How can I check if my computer has enough RAM?
Before we check RAM (Memory) usage of your computer, lets define what “RAM” means, what it is and its usage.
RAM is short for Random Access Memory. It is a physical piece of hardware similar to the one shown below that is installed inside your computer. There can be one or more RAM Modules installed in your computer. RAM is measured in KB (KiloBytes), MB (MegaBytes) or GB (GigaBytes).
How is RAM Used?
RAM’s function is somewhat similar to the short-term memory that human brain uses for all of its computations. When you launch a program such as Microsoft Word, it is first loaded from Hard Drive (permanent storage) to RAM (short term storage) then executed by the Processor (CPU) inside your computer. If your computer has a lot of RAM installed, you can run multiple software without slowing things down.
Does RAM store data in it permanently?
No! RAM is volatile in nature; meaning it requires constant electrical power to keep the data content stored in it. When power is turned off, all data stored in RAM is lost.
How do I check RAM usage on my PC?
- To check current Memory usage on a Windows 7/Vista computer, right click on Task Bar (Task Bar is the Grey/Blue bar at the bottom of the screen) then left click on “Start Task Manager”. You will see “Windows Task Manager” window. Task Manager shows applications currently running on your computer.
- Click on “Performance” tab within “Windows Task Manager”. A screen similar to the following will appear. This screen shows Memory and CPU usage statistics of your computer.
To keep this guide simple, we will note:
- “Total” under Physical Memory; which in this case is 2047MB or 2GB.
- “Memory” Section shows the amount of Memory computer is currently using; which in this case is 1.13GB.
- “Commit (MB)” value in right side column shows the total of Physical RAM and Virtual Memory in MB (Mega Bytes) currently in use; which in this case is 1619MB or 1.58GB.
In this example, “Total” RAM value (2GB) is more than total Commit value (1.58GB); so this computer does not need a RAM upgrade. But if “Total” RAM value (2GB) for example was lower than “Commit” value then you should upgrade RAM.
- To check current Memory usage on a Windows XP/2000 computer, right click on Task Bar (Task Bar is the Grey area at the bottom of the screen) then left click on “Task Manager”. A small window similar to the following appears:
- Click on “Performance” tab within “Windows Task Manager”. A screen similar to the following appears. This screen shows Memory and CPU usage statistics of your computer.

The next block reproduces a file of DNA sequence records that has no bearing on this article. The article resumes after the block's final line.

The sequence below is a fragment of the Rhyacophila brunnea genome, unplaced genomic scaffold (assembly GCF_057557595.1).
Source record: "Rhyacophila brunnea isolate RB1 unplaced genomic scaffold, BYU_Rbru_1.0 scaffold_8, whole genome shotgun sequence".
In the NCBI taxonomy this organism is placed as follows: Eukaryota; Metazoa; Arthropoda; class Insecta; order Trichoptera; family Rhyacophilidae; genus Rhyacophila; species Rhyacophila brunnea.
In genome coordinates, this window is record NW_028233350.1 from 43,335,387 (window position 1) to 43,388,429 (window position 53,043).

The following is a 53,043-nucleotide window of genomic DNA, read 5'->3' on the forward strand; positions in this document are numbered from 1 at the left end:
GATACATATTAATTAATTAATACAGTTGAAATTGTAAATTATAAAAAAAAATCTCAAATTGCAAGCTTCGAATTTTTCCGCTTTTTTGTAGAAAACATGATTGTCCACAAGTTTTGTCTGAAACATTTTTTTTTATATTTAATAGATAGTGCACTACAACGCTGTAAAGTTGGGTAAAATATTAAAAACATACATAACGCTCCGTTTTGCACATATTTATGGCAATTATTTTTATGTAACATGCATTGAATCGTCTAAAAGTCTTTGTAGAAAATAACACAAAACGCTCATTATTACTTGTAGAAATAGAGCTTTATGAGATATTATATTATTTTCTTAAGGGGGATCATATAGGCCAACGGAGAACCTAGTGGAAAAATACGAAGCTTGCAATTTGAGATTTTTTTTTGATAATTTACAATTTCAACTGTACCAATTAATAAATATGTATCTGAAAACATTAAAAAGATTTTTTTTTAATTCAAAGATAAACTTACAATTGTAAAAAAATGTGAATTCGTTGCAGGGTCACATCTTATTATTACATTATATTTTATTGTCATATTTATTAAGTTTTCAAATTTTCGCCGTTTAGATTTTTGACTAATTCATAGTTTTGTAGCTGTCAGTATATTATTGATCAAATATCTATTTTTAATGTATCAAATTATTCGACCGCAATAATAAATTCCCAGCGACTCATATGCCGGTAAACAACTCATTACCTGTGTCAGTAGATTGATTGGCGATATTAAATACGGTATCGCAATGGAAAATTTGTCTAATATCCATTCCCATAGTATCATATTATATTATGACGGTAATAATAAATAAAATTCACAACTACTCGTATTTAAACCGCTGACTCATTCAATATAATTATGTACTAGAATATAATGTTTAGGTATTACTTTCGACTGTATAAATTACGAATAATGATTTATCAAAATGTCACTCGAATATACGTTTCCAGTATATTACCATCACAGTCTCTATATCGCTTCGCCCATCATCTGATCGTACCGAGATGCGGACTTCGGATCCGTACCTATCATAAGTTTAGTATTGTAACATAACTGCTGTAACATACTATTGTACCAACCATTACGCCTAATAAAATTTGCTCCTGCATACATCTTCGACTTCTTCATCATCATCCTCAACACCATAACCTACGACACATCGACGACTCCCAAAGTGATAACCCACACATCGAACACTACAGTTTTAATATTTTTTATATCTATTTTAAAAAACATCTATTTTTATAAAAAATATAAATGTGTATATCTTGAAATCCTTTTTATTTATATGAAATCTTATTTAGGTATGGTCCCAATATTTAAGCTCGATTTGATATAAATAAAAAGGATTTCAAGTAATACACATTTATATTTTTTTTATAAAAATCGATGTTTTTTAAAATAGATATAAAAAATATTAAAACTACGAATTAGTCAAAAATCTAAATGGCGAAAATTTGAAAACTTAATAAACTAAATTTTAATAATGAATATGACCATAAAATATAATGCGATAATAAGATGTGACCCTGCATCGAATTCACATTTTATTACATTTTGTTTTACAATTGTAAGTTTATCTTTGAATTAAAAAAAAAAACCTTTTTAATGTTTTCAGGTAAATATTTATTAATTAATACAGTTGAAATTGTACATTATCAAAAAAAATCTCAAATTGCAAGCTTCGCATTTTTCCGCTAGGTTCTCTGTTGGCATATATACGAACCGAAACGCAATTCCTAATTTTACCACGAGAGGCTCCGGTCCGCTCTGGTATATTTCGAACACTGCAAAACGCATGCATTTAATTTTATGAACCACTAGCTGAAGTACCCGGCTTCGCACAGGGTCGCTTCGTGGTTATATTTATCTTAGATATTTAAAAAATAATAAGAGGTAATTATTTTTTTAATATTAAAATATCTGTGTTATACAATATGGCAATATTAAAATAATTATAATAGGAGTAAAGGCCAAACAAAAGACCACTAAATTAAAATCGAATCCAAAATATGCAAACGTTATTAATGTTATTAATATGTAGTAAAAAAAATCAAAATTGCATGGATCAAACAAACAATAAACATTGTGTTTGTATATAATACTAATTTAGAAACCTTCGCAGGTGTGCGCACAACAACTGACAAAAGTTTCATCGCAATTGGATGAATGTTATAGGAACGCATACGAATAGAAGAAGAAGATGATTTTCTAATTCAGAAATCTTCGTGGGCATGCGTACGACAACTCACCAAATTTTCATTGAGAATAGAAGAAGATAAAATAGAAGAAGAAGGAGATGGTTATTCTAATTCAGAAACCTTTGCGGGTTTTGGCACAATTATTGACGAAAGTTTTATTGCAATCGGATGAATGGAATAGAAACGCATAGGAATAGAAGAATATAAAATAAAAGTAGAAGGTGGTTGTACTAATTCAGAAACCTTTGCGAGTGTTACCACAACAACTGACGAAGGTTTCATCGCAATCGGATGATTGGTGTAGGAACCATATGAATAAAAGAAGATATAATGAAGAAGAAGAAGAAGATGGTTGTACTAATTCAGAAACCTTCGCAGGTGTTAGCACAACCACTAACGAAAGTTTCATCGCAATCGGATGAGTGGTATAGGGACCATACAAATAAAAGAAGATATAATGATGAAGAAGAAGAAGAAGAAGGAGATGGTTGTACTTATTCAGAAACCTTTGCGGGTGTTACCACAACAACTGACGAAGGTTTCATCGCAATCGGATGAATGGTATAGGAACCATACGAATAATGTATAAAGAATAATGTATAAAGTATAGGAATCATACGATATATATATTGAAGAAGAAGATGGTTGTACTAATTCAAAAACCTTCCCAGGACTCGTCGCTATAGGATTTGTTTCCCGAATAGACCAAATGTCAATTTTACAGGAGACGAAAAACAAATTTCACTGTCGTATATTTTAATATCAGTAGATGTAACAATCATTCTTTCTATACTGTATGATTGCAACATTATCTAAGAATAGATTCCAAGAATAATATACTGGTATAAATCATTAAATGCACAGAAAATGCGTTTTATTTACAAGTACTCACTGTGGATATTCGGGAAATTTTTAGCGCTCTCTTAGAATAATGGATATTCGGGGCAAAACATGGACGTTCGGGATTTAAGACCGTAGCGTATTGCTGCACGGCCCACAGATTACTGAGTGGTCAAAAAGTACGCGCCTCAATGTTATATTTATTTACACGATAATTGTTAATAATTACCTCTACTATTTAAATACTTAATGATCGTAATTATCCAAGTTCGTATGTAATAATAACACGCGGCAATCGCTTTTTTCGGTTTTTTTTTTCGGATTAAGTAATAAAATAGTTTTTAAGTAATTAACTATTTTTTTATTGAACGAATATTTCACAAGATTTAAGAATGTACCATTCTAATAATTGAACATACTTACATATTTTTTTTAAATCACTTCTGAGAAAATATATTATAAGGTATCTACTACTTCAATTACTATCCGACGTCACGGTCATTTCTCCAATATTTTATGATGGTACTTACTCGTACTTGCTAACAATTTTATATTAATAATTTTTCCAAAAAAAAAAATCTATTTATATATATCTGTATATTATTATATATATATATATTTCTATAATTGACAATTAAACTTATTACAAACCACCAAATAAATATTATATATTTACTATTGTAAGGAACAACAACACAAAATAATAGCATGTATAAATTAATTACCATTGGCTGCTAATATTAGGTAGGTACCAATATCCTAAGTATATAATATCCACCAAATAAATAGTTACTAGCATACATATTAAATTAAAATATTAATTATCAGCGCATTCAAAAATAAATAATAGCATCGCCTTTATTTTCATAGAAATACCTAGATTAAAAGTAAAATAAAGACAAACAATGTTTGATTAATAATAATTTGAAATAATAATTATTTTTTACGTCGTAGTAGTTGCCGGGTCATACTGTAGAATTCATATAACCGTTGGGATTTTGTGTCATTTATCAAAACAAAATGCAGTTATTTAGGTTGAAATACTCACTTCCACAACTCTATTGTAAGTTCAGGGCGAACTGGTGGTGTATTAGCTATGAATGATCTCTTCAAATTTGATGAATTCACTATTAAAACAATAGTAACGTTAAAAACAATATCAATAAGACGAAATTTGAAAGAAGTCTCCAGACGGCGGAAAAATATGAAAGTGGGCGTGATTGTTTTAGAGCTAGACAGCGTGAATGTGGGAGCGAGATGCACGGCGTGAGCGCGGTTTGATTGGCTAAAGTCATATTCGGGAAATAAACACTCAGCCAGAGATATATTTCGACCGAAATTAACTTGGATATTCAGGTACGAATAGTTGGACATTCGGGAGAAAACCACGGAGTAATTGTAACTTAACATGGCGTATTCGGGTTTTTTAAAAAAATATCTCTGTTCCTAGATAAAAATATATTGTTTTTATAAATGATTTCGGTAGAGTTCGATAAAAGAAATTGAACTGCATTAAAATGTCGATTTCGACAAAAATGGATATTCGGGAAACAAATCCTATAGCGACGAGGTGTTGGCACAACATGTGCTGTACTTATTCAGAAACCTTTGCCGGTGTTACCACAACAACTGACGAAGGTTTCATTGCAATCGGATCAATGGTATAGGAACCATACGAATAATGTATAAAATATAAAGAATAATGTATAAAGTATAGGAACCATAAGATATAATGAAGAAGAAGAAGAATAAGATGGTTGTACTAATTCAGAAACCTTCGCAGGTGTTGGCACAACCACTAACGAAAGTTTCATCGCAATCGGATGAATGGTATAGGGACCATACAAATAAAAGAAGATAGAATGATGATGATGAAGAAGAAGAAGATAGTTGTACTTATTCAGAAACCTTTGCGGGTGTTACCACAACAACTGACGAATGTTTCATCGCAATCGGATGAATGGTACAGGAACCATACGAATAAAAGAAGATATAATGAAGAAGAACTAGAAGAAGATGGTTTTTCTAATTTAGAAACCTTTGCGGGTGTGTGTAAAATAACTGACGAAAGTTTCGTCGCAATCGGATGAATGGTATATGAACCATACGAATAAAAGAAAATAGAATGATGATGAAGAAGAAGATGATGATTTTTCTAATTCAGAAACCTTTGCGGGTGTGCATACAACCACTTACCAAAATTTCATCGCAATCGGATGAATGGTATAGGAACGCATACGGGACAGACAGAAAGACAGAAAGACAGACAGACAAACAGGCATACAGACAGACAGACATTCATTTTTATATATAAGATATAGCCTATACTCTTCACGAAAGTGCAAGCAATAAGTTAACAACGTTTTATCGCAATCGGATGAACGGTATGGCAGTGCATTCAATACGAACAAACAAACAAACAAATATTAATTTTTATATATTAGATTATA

In this screen:
- Physical Memory section shows the Total Physical memory installed in the computer. Which in this case is 129528KBytes (Kilo Bytes) or 128MB (MegaBytes).
- Commit Charge section shows current memory usage of the computer; which in this case is 226820KBytes or 226MB.
- Since this computer was turned on, Peak memory usage was 227MB.
My “Commit Charge” value is more than Total Available Physical Value. How is that possible? Hmm this sounds quite confusing, but there is a simple explanation. When computer runs out of physical memory (RAM), it starts using a portion of the hard drive as temporary memory known as Virtual Memory (also known as Page File).
Use of Virtual Memory increases wear and tear of the Hard Drive because computer has to continuously swap (juggle) data between RAM and Hard Drive. This drastically reduces overall performance of the computer because Hard Drive (a mechanical device) is many many times slower than RAM (an electrical device).
RAM Usage Monitoring Tool:
To see RAM usage statistics in an easy to understand format, download our RAM Monitoring Tool by clicking on the screenshot below.
To determine if your PC needs a RAM upgrade or not, turn your PC on and use it for a day like you would normally do. At the peak of your day when you have all the software programs you normally use open, check your computer’s memory usage statistics. If Virtual Memory is being used excessively, it might be a good idea to upgrade RAM!
Given the complexity of the modern software and low prices of RAM, a PC running Windows 7/Vista/XP/2000 should have at least 2GB RAM to function properly. With Windows 7/Vista go with 4GB if you can afford to spend a few more dollars. This cheap yet important upgrade will increase your computers performance and hard drive’s life for pennies on the dollar!